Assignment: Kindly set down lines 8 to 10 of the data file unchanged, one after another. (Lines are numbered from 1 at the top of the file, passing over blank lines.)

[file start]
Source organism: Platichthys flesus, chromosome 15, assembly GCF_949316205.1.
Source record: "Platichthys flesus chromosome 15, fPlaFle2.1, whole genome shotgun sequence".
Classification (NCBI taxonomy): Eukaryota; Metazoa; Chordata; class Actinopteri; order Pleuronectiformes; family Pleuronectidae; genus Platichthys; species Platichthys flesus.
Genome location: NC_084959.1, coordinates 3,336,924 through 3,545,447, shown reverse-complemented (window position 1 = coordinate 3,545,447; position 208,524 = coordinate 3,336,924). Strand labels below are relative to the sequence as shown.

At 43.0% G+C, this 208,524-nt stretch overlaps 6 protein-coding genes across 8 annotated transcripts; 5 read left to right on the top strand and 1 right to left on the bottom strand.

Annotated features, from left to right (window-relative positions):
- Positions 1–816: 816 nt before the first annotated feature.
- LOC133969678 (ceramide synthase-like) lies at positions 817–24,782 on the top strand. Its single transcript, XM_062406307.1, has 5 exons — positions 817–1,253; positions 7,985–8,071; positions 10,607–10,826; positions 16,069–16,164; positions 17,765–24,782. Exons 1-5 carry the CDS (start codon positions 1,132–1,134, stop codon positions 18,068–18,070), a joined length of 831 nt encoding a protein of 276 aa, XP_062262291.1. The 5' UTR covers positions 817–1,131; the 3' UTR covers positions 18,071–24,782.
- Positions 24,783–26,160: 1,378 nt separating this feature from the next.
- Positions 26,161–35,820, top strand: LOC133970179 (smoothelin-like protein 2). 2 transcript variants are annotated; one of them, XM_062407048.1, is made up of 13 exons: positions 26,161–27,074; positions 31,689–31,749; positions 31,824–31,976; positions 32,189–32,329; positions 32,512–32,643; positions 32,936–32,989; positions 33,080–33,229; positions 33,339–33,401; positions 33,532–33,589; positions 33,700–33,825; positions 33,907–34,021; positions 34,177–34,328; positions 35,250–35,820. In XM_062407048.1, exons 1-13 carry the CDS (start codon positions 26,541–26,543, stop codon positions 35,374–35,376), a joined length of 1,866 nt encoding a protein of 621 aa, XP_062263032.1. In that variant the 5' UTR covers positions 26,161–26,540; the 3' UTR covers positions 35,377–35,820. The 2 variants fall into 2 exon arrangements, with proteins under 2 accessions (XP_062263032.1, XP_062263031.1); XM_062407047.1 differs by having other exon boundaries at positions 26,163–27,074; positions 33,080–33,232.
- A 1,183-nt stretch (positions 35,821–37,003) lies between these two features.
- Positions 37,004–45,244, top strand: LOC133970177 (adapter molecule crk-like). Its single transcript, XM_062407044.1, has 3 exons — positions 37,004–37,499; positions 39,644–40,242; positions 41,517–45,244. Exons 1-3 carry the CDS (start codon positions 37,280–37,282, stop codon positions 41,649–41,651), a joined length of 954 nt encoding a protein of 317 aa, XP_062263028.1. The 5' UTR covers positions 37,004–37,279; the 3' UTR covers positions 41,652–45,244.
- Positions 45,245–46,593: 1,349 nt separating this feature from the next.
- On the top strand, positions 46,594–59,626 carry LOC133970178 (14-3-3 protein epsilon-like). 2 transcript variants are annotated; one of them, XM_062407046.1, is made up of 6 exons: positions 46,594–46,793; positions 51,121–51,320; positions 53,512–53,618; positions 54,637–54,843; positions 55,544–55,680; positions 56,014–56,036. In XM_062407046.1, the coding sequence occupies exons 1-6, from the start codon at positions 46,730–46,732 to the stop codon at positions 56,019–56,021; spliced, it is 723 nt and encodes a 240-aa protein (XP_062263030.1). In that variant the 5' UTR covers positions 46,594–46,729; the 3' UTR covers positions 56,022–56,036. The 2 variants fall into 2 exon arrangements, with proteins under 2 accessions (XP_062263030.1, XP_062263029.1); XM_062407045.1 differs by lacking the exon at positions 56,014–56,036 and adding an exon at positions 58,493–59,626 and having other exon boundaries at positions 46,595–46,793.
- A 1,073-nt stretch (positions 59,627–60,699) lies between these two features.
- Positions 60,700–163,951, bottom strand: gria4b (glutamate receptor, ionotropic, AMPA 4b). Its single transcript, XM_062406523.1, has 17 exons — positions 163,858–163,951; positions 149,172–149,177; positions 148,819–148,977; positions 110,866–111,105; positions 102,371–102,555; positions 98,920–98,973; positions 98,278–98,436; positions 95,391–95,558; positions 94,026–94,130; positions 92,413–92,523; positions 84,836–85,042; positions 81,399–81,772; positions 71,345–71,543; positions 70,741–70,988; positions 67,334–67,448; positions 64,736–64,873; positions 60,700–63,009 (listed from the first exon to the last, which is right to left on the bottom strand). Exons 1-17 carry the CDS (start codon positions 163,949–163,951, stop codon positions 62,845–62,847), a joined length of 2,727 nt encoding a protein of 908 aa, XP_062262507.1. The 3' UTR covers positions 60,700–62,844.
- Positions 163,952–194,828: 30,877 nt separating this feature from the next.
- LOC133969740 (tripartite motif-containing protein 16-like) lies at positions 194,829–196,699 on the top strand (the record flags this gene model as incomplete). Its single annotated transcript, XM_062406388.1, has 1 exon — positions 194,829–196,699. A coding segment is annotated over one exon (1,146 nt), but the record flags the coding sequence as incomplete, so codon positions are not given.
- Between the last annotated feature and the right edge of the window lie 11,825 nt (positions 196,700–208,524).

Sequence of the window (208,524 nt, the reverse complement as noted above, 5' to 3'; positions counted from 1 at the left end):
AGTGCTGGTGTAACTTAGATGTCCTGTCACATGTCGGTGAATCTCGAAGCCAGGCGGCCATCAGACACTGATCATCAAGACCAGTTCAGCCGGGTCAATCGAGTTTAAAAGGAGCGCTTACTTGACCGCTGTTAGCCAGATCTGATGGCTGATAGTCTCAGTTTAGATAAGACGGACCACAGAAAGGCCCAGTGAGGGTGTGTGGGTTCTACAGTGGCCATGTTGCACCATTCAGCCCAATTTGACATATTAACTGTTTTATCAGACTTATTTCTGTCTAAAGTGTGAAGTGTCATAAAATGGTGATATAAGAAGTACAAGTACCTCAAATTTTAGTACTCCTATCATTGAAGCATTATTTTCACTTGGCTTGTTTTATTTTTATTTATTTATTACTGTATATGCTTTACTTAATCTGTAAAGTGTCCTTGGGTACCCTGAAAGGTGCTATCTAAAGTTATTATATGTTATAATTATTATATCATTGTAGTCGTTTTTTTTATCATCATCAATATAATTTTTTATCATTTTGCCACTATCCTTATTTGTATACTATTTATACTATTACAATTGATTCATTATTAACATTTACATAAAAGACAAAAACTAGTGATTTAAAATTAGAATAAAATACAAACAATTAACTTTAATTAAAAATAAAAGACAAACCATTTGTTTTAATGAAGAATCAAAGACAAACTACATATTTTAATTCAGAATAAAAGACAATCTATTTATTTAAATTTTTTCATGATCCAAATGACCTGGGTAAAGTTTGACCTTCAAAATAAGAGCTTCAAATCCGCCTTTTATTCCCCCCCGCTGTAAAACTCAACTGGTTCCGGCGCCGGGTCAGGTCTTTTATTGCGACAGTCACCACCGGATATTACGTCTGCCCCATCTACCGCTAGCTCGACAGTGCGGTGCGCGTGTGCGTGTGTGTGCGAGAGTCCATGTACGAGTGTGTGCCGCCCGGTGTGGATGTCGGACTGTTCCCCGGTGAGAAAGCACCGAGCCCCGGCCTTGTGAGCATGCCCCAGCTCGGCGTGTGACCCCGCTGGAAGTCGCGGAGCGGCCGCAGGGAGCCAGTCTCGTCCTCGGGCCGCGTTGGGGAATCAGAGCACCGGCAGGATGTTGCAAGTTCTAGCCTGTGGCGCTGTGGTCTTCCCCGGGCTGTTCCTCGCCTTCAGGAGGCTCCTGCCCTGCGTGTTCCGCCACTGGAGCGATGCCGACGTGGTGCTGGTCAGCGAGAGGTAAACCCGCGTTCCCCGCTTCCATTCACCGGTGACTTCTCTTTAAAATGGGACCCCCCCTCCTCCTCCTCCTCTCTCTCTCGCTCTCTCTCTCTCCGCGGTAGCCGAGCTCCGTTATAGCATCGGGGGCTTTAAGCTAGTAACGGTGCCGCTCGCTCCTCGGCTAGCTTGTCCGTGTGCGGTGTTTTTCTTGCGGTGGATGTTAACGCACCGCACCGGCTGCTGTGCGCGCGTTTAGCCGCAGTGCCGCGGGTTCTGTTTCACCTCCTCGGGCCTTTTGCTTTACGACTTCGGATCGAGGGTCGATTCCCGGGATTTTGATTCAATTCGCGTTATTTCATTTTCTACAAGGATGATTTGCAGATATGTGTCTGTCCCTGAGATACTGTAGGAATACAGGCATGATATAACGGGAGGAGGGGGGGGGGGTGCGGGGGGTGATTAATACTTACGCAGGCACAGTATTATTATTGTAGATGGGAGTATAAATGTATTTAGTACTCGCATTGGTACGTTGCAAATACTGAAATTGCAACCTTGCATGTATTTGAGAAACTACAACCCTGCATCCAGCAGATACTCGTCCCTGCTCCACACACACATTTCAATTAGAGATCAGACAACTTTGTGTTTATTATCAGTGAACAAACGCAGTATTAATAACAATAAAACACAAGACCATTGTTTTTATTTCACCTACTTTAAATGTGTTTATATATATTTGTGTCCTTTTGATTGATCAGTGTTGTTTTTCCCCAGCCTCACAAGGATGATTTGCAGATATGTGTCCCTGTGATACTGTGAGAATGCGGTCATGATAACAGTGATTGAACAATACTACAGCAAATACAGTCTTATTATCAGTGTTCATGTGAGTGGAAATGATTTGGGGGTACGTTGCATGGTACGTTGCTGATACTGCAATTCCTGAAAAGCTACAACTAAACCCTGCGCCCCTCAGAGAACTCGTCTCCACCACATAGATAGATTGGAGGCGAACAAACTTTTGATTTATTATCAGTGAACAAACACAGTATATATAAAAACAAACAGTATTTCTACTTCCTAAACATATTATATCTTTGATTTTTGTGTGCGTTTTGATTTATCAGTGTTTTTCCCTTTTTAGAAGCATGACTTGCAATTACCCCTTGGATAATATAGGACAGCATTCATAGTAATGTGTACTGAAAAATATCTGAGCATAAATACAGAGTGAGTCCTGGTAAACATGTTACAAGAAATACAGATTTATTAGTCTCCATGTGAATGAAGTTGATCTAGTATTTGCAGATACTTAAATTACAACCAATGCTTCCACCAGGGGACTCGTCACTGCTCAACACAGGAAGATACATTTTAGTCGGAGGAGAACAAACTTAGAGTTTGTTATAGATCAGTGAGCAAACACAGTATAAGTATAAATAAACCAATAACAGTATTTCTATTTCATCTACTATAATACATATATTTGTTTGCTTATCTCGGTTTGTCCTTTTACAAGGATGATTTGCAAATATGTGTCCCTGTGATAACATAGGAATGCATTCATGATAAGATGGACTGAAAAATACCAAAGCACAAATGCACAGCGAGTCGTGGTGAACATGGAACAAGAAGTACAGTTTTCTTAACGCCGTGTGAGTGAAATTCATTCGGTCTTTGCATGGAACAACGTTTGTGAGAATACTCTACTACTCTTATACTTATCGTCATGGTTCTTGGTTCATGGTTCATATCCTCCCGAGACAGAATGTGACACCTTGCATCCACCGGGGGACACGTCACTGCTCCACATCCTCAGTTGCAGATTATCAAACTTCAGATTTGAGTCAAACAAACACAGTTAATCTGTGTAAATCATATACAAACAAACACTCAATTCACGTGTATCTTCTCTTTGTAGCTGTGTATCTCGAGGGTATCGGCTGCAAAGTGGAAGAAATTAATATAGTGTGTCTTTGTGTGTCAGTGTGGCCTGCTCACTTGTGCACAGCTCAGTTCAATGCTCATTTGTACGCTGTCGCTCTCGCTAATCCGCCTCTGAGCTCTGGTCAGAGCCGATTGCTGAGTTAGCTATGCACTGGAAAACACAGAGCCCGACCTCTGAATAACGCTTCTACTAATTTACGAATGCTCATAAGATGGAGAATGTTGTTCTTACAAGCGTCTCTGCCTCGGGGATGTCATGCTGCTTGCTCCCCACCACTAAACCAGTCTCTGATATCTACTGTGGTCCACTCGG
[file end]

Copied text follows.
- LOC133969678 (ceramide synthase-like) lies at positions 817–24,782 on the top strand. Its single transcript, XM_062406307.1, has 5 exons — positions 817–1,253; positions 7,985–8,071; positions 10,607–10,826; positions 16,069–16,164; positions 17,765–24,782. Exons 1-5 carry the CDS (start codon positions 1,132–1,134, stop codon positions 18,068–18,070), a joined length of 831 nt encoding a protein of 276 aa, XP_062262291.1. The 5' UTR covers positions 817–1,131; the 3' UTR covers positions 18,071–24,782.
- Positions 24,783–26,160: 1,378 nt separating this feature from the next.
- Positions 26,161–35,820, top strand: LOC133970179 (smoothelin-like protein 2). 2 transcript variants are annotated; one of them, XM_062407048.1, is made up of 13 exons: positions 26,161–27,074; positions 31,689–31,749; positions 31,824–31,976; positions 32,189–32,329; positions 32,512–32,643; positions 32,936–32,989; positions 33,080–33,229; positions 33,339–33,401; positions 33,532–33,589; positions 33,700–33,825; positions 33,907–34,021; positions 34,177–34,328; positions 35,250–35,820. In XM_062407048.1, exons 1-13 carry the CDS (start codon positions 26,541–26,543, stop codon positions 35,374–35,376), a joined length of 1,866 nt encoding a protein of 621 aa, XP_062263032.1. In that variant the 5' UTR covers positions 26,161–26,540; the 3' UTR covers positions 35,377–35,820. The 2 variants fall into 2 exon arrangements, with proteins under 2 accessions (XP_062263032.1, XP_062263031.1); XM_062407047.1 differs by having other exon boundaries at positions 26,163–27,074; positions 33,080–33,232.